Caroline: This is Sarah Ward, a crime novelist herself and a keen fan of E.C.R. Lorac’s work. I first heard Sarah speaking about Lorac at a conference last year, and among the many interesting insights she had, it was a relief to me to finally understand the origin of the unusual name this author used for her fiction.
Sarah: So she used those the initials of her real name, E. C. R. as the first letters of her pseudonym. And then she also wrote books under the name of Carol Carnac. And so she then turned Carol, her first name, Carol, around to make Lorac. So that’s how she came up with a pseudonym. And I do quite like that. I like writers who play with words and and so on. So I love her pseudonym. But E.C.R. Lorac, of course, whenever anyone writes with initials, even today, you’re never entirely sure of the gender, which is no bad thing in my opinion.
Caroline: Although Lorac’s first detective novel was published at a time when interest in the genre was running very high, it seems that she was not herself immediately part of the same social circle as the likes of Dorothy L. Sayers and Anthony Berkeley, who were key figures in the establishment of the Detection Club in 1930. In fact, the Lorac pseudonym seems to have caused a bit of a shock when the woman herself first showed up.
Sarah: Although I heard that I don’t know if it’s apocryphal, but that Dorothy Sayers thought she was a man until she turned up at the Detection Club. But yeah, so apparently, although she was well known, I don’t think that she must have been on the sort of social circuit if people were surprised by her gender when she turned up at the Detection Club.
Caroline: The novels that Carol Rivett published as E.C.R. Lorac all feature the same detective, Chief Inspector Robert Macdonald, a Scottish policeman based in London at Scotland Yard. Despite his ubiquity in her books, the reader never really learns that much about him. We don’t get anywhere near as close to his private life as we do to that of Peter Wimsey, say, or Hercule Poirot.
Sarah: Chief Inspector MacDonald is a sort of a sort of career detective. He’s unmarried. He loves walking in the countryside and in some respects is possibly a little bit boring. But he because of that, maybe that’s why he doesn’t come into the books until the crime’s firmly established and the suspects and so on. And then you’ve got this sort of quite reassuring presence that we like from our detectives to solve the crime. His sidekicks were often a little bit more interesting. So Peter Reeves, Inspector Peter Reeves is the main one. He’s quite interesting. But there’s often, you know, sort of a hapless constable who gets into some kind of scrape in the books as well. All we know really is she doesn’t talk about MacDonald’s past and not like Christie, who gives us, you know, sort of what Poirot did in Belgium and so on. It’s not like that at all. We know he’s Scottish and he’s not married. And that’s just about it. It’s always on the source of the crime and the sets of characters around the particular crime.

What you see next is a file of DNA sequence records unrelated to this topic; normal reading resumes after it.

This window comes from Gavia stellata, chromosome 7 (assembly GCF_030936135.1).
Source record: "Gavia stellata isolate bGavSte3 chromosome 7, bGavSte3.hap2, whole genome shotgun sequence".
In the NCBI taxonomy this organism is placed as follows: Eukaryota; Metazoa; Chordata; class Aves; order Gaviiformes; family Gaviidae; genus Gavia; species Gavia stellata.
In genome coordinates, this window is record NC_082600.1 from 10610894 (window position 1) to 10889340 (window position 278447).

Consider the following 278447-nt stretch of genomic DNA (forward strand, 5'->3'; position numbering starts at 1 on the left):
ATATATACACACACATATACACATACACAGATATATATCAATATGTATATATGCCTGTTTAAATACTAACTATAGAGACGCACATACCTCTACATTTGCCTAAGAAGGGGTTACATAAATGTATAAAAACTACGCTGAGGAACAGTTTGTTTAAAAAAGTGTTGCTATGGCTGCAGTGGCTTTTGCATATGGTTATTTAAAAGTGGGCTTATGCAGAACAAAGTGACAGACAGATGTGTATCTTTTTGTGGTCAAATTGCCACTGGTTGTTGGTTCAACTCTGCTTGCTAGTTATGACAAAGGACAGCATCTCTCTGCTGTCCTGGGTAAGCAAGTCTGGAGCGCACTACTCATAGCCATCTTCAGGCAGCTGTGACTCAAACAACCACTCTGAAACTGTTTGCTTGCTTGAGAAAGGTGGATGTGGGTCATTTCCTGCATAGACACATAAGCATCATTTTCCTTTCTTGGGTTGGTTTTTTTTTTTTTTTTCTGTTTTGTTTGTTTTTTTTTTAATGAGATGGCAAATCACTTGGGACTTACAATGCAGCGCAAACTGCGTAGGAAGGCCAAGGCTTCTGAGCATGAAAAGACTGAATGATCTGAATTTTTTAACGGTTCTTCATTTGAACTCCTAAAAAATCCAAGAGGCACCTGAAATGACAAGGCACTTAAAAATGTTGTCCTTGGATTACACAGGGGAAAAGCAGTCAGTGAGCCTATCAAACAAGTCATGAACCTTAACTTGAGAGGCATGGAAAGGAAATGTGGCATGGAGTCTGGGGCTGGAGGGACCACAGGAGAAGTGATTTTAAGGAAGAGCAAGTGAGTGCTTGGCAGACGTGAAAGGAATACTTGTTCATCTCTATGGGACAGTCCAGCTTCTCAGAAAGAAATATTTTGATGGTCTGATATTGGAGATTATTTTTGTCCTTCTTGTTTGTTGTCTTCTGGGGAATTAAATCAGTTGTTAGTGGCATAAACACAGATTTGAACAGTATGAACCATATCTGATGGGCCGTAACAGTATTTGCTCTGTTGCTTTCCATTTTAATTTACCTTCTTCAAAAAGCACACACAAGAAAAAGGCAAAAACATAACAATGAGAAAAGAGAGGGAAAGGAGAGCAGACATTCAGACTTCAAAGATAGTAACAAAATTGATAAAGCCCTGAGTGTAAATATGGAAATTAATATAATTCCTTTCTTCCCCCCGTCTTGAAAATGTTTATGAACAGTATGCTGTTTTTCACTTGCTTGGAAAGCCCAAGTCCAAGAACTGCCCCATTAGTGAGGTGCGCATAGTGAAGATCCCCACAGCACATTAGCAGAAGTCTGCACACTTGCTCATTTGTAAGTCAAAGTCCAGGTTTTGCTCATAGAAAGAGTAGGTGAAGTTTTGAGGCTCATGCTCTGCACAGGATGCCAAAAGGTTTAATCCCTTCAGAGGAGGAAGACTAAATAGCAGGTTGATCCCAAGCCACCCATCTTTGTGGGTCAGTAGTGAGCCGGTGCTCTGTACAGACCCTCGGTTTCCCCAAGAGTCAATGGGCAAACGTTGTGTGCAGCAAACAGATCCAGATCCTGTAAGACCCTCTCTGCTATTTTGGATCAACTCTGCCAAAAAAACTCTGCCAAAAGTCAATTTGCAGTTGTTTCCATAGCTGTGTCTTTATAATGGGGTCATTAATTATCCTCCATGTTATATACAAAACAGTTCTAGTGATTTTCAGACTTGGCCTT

Caroline: So if it’s not the sleuth that provides the attraction for Lorac’s books, why are they now some of the most sought after purchases for serious collectors? I can’t be sure, of course, but I think it’s because these stories have something that is actually quite rare in detective fiction from this period: immersive and well described settings. The places where these whodunnits take place are always really vividly described and evoked, which adds immeasurably to the pleasure of these books. This is where much of Lorac’s skill as a writer lies, Sarah says.
Sarah: She’s very good at plotting her books for the place. So, for example, the book set in Devon, for example, Murder in the Mill Race, which is a British Library publication. It’s full of sort of quite a bleak Devon. It’s not the Devon of the thatched cottages that we know. It’s got a sort of moorland setting and so on. So she’s very good at sort of picking up individual parts of a place and using it to the best in the crime novel. In comparison, her Lancashire books have a very northern feel to them, which I love as well. I particularly like regional writing sets in the North and Midlands, and her Lunesdale books are absolutely fantastic about sort of bringing to life the farming community. Her books often have a strong emphasis on farming, which makes it sound boring, but it isn’t at all. She sort of shows the hardship of working on the land.